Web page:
IT expert turned social entrepreneur Linus Liang co-founded Embrace, an organization that has developed a low-cost infant incubator for poor communities in developing countries.
Linus is currently in India where the product, Embrace Infant Warmer, is being piloted. In this phone interview with Devex, Linus explains why and how he left a lucrative career in the IT industry and shifted to full-time development work.
You’ve worked for the biggest IT companies in the world. When did you realize you wanted to take the plunge into development work?
It was really right after college where I was working for a very big company. And yes, it’s a great job and it’s a great opportunity; It’s a great environment. But the problem was I really felt that my impact, my role, was very, very small because you are just one person in a large company. And I wanted to have more.
Obviously, I was right out of college so I had a lot of excitement and I had a lot of desire to make a huge impact. So, it wasn’t really the right role for me. And fearing that I was young, and I had relatively no, sort of, liabilities, no commitment to anyone to support, I had to take that plunge and do my own thing and sort of have more control over what I wanted to do.
I worked for a big company, and then I left that to do several start-ups. And then after I did several start-ups, I went back to grad school, and then I took this class, where this company [Embrace] came out from. And after the class was over, and after I graduated, then I decided to just do this full time, and that’s sort of how it progressed.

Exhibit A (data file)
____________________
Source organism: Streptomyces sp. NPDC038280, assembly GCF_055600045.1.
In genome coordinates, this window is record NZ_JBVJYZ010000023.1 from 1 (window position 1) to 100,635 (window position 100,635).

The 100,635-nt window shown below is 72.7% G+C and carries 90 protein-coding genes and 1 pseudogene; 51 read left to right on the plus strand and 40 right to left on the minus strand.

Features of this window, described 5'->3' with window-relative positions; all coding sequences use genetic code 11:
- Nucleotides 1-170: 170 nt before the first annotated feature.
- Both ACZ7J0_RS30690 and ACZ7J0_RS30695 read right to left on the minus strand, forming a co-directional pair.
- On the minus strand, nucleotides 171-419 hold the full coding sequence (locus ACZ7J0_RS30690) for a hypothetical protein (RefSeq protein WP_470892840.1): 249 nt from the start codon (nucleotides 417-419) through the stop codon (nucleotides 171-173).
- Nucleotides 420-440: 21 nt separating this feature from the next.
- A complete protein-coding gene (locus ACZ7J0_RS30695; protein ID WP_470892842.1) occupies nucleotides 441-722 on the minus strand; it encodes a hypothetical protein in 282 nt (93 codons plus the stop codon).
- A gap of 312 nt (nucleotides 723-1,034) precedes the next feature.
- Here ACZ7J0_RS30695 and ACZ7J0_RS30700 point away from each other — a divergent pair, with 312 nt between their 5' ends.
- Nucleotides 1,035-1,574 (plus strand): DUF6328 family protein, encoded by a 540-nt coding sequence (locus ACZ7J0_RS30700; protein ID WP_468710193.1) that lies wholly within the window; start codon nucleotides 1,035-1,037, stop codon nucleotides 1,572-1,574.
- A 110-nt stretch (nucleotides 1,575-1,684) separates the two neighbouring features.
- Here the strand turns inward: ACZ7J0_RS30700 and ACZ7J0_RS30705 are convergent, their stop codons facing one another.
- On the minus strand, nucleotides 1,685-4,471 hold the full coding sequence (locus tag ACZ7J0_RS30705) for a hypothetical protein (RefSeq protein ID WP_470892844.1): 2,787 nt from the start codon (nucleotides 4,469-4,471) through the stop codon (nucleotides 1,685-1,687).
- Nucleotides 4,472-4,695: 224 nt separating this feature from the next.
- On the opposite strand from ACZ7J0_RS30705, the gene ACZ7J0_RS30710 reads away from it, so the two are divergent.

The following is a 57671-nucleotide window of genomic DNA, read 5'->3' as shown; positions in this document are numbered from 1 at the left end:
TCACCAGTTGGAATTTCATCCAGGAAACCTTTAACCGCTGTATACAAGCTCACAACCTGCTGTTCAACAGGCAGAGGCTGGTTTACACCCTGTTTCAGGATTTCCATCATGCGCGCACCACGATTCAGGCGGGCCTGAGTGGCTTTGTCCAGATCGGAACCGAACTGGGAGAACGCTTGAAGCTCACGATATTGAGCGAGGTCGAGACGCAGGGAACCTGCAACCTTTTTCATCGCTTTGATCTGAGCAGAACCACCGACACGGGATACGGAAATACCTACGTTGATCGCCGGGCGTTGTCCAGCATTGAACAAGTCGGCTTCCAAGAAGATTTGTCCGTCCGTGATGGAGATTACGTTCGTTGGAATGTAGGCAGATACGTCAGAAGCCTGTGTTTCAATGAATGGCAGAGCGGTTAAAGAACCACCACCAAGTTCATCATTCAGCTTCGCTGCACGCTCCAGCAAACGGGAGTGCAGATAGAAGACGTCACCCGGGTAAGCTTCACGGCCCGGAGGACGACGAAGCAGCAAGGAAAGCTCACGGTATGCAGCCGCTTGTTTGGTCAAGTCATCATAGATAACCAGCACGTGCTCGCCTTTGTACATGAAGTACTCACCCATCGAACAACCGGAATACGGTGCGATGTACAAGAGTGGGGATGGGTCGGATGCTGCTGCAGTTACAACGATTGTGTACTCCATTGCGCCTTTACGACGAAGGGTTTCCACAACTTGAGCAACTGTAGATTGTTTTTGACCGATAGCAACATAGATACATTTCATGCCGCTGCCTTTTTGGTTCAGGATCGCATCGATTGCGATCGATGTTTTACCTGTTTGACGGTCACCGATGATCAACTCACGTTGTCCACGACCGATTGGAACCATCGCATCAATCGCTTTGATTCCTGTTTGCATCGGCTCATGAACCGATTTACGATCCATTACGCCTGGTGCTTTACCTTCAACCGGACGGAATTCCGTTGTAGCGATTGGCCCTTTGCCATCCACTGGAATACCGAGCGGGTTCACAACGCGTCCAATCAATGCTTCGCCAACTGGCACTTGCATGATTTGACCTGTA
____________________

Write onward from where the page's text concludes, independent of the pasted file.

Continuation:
I’ve always been sort of an entrepreneur. The last one [of the start-ups], I was actually able to sell it, so it’s pretty good. I did OK.
Of all the development issues in the world, why babies?
The reason is, the way that this company came out from was actually a class at Stanford University. It was a class that I took. The idea the class did was to combine the different schools at Stanford together and get experience from each of these different schools: from the law school, from medical school, from the engineering school. Combine them together and put them in one class where they can collaborate and sort of work on a social cause.
That year in particular was a cause for developing a lower-cost infant incubator. It was kind of how the project and the company came about. And after the class, we just took it further.
So it was sort of a problem that was bestowed on us, so to speak.
In your current job, when was the last time you were glad for your private sector experience?
I draw a lot of stuff from the work I did at Microsoft — where I was working before — in terms of program management, which was basically managing the project and the release of the software with all the developers and all the testers and all that stuff.
So the skills you learn in the corporate world are very relevant. They actually are very applicable to what you need in any sector. So, managing tasks, making sure you have allocated the right resources, making sure you stay on budget, all that stuff I learned are very, very helpful.
[For instance], managing timelines. What I did in my job was to basically plan out all the different tasks involved in getting anything released. So whether it’s a certain feature set, or certain designs, there are processes that you have to follow.
And just conveying that, and implementing that, was the same thing that we’re doing here where we’re making a product. It is the same sort of planning and, I guess, strategy.
Read our previous 3 Questions, for ‘philanthroteen’ Katherine Cochran.